Blog Index
The journal that this archive was targeting has been deleted. Please update your configuration.

Entries in hiroshi hayakawa (4)


Rosie's Arts And Crafts

I have been visiting this Lady Rosie's blog every so often. She lives in England and does all kinds of arts and crafts that involve paper and cross stitching. She has made some of the paper animals from my book Kirigami Menagerie and I have enjoyed looking at her versions of my designs. Today I saw her Dragon and I had to post it on my blog. She did an excellent job watercoloring it, although she mentioned that making the dragon was a very difficult process. It looks good to me!


Peepshow #8 video

I recently reworked on my old piece "Peepshow #8". Originally, the interior space of the piece had white walls and white ceiling. But I was not completely happy about the way it looked, so I decided to paint the entire interior space in red, the same color I used to paint wooden balls inside this piece. Also I got rid of a tiny bow that was originally tied to the swing set. It just looked unnecessary. I uploaded the video on the web. Here is the piece in action.


Kirigami Animals review video

I came across this You Tube video someone posted reviewing my Kirigami Animal kit.

I appreciate that this boy did a really good job making the animals following the instructions. Here is the link.



My photographic images are printed on sheets of oxidized metal (mostly steel) using the liquid photo emulsion called "Liquid Light". It is manufactured by the company : Rockland.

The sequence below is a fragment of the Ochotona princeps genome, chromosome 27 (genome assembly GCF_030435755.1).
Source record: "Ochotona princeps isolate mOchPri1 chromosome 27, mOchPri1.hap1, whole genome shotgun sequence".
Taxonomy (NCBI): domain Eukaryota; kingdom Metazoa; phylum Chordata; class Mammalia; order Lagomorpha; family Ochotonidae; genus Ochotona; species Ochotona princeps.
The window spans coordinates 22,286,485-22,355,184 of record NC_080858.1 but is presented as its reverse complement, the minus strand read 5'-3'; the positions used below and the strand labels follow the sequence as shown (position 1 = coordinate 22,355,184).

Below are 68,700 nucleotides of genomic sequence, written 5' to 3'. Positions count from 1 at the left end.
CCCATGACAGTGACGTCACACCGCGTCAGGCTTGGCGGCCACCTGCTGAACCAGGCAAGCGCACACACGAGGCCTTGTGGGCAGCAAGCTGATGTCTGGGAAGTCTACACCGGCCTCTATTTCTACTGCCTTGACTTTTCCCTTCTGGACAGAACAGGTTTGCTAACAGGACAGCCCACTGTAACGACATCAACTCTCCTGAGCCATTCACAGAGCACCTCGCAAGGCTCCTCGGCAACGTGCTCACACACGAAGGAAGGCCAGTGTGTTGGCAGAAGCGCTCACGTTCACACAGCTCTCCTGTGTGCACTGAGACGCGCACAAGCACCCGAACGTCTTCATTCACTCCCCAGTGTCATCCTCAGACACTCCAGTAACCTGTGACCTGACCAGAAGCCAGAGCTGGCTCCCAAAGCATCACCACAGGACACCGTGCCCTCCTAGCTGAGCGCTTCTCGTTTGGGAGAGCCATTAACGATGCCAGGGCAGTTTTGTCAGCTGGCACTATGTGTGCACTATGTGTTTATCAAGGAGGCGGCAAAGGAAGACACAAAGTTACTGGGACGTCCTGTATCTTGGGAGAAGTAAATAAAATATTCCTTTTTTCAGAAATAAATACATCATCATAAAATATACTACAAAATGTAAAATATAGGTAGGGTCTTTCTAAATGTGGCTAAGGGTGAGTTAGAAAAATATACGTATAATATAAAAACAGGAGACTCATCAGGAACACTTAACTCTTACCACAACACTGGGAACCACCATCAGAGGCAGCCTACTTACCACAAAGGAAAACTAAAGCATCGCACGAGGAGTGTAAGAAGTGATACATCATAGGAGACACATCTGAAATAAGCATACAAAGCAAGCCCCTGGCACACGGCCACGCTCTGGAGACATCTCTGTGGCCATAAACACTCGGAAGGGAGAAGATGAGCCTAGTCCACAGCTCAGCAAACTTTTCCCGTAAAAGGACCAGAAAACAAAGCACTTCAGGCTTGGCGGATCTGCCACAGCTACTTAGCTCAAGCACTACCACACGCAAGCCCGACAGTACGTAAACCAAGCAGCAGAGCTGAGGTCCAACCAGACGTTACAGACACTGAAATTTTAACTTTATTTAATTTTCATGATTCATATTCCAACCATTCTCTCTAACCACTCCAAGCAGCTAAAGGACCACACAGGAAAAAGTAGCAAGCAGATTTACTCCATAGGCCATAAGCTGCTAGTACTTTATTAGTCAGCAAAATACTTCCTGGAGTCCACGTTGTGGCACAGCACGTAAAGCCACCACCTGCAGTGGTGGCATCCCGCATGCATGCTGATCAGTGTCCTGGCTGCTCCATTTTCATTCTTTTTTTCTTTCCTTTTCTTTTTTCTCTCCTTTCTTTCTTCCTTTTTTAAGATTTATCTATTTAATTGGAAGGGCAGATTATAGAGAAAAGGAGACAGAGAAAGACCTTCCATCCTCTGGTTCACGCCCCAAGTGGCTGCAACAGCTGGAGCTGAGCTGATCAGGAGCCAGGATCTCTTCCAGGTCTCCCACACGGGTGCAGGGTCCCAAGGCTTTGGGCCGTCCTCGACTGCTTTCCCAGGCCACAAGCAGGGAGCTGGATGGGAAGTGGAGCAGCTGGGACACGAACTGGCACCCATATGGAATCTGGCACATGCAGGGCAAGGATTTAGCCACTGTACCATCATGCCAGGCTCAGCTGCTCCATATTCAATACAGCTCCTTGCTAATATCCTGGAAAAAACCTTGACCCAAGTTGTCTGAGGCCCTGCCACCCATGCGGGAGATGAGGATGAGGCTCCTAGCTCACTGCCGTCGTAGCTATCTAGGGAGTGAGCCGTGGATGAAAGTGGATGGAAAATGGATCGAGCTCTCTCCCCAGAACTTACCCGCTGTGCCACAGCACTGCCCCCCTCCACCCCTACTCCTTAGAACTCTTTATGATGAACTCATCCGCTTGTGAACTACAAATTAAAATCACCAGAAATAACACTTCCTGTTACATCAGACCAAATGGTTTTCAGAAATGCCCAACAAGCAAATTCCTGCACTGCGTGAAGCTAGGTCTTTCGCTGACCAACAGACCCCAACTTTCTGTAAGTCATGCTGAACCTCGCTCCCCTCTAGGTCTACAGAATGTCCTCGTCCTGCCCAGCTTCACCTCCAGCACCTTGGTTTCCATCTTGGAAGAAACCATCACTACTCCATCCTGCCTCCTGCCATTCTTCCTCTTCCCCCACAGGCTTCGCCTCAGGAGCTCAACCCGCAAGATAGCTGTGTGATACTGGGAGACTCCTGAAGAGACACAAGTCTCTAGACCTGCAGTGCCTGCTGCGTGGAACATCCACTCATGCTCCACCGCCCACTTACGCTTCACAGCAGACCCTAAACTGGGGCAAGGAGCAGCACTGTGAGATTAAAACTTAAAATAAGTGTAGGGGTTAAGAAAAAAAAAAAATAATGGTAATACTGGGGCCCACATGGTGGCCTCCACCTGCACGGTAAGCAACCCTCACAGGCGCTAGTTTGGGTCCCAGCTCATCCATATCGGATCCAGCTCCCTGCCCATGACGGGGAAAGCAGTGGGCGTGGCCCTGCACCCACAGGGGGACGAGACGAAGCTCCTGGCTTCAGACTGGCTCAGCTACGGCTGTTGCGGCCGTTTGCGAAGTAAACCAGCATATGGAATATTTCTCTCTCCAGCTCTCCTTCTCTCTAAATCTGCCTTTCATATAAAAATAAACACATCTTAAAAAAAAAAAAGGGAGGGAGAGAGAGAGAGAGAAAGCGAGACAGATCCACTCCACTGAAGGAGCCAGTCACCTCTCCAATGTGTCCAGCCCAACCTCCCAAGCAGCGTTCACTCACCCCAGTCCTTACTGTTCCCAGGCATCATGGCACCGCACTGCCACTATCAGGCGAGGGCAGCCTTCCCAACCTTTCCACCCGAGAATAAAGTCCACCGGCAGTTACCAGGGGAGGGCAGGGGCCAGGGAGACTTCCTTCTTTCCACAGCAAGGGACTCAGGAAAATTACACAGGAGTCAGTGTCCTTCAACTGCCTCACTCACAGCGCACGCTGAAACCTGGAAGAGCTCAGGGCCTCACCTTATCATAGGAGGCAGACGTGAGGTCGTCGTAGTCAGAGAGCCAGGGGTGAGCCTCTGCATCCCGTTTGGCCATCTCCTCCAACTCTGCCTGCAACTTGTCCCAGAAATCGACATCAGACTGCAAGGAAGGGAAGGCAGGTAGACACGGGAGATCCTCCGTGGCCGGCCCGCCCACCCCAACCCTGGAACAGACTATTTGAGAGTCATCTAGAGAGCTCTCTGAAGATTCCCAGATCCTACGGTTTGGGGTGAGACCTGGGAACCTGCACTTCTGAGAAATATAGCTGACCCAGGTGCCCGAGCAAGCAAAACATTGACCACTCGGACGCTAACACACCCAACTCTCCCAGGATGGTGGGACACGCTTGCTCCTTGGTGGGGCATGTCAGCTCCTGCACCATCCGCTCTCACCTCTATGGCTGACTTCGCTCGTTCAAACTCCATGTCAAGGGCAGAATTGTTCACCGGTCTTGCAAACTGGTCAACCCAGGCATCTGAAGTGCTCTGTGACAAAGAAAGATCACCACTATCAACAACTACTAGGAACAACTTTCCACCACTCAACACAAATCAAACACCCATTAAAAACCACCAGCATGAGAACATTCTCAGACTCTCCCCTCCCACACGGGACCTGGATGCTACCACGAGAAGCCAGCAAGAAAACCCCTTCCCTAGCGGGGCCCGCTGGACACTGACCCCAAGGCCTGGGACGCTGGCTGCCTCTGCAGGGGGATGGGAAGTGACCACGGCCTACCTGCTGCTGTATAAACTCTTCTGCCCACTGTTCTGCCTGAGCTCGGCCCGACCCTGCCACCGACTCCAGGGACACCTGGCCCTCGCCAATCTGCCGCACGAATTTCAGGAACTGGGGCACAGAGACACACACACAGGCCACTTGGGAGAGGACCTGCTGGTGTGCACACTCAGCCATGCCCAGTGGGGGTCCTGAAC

For the online portfolio of my photography work, Click here.
My work is represented by Sherrie Gallerie, Columbus, OH.

Here is the artist statement on this part of my work.
My photographic work deals with the transformation of the physical and conceptual properties of the medium by means of time. My images are printed on oxidized sheet metal through the application of photographic emulsion onto the surface. In this process the rust on the metal penetrates the image from underneath and surfaces to become part of the image. The time represented by a photographic image, which belongs to the past, is physically shifted and relocated by the decay of the material, which is the manifestation of on-going time. The senses of permanence and timelessness conventionally associated with photographic prints are re-examined by the impermanence implied by the material. In a literal and symbolic sense, my main subject-matters: female nudes provide the ground where these 2 points in time meet and the figures work as a catalyst to accelerate this transformation of the medium due to the transient nature of beauty with which female nudes are viewed. Sometimes by juxtaposing oxidation against the figure and sometimes by blending the oxidation with the figure, I try to create a visual and psychological tension. I would like to continue exploring a new possibility of dialogue that would bridge images, materials and time.